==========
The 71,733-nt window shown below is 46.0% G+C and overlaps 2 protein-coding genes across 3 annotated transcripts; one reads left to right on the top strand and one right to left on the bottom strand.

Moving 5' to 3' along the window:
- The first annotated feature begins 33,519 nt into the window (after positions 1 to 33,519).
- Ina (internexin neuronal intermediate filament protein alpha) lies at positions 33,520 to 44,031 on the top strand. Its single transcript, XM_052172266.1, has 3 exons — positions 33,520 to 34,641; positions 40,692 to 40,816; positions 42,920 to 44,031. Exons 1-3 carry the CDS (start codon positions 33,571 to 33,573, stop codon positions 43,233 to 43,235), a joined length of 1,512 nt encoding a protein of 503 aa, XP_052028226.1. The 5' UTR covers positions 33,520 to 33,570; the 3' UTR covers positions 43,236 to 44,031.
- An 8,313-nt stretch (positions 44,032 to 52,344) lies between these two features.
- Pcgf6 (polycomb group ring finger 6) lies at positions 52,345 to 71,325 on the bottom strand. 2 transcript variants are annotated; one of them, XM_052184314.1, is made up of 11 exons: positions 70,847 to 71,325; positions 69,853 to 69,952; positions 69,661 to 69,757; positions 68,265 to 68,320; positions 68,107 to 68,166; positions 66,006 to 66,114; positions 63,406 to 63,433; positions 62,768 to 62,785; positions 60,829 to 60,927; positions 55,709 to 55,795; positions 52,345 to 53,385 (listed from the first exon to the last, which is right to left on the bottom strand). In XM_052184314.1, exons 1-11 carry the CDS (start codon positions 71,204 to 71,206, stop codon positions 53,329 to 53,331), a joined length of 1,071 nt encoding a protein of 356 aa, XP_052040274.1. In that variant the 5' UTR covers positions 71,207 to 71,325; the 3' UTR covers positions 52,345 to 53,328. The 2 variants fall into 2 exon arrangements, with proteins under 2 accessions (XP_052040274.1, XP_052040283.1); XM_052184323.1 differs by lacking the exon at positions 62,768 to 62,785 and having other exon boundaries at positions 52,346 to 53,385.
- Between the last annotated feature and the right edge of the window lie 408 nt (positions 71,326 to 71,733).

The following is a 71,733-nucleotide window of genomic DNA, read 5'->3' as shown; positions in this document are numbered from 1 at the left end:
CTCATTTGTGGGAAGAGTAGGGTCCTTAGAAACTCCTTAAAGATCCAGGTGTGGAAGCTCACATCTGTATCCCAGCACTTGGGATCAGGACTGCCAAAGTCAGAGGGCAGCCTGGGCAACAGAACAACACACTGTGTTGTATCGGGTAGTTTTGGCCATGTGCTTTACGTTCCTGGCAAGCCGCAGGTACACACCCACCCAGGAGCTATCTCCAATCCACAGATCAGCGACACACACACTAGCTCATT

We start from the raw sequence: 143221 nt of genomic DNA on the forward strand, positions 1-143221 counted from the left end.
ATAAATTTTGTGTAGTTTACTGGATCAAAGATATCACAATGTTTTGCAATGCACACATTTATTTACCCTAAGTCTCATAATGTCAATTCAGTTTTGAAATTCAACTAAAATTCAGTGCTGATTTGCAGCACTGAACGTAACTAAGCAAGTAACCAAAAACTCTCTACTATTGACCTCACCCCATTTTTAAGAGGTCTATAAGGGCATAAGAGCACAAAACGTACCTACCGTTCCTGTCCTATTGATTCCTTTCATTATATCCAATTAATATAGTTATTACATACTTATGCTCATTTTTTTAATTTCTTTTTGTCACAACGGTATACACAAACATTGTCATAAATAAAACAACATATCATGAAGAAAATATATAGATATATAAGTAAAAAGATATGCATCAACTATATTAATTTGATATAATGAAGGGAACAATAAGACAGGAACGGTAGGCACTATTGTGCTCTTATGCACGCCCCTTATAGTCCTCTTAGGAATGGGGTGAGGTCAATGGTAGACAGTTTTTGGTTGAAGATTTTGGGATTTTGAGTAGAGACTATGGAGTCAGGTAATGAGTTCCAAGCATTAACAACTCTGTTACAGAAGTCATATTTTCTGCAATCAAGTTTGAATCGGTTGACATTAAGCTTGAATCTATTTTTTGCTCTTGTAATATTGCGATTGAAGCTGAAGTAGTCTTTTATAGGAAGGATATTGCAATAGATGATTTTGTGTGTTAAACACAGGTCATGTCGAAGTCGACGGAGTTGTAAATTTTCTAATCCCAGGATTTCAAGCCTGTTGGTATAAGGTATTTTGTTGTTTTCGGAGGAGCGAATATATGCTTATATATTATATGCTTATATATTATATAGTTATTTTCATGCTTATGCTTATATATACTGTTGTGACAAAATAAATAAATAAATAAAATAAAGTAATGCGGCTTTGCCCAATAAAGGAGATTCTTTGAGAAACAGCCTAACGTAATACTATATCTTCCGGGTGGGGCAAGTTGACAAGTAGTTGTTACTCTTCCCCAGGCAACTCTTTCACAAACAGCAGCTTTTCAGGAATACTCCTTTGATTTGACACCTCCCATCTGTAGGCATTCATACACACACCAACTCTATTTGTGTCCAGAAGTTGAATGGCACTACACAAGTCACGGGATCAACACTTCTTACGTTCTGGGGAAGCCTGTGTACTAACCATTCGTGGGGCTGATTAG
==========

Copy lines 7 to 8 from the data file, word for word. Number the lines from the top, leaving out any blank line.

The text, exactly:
- Between the last annotated feature and the right edge of the window lie 408 nt (positions 71,326 to 71,733).

The following is a 71,733-nucleotide window of genomic DNA, read 5'->3' as shown; positions in this document are numbered from 1 at the left end: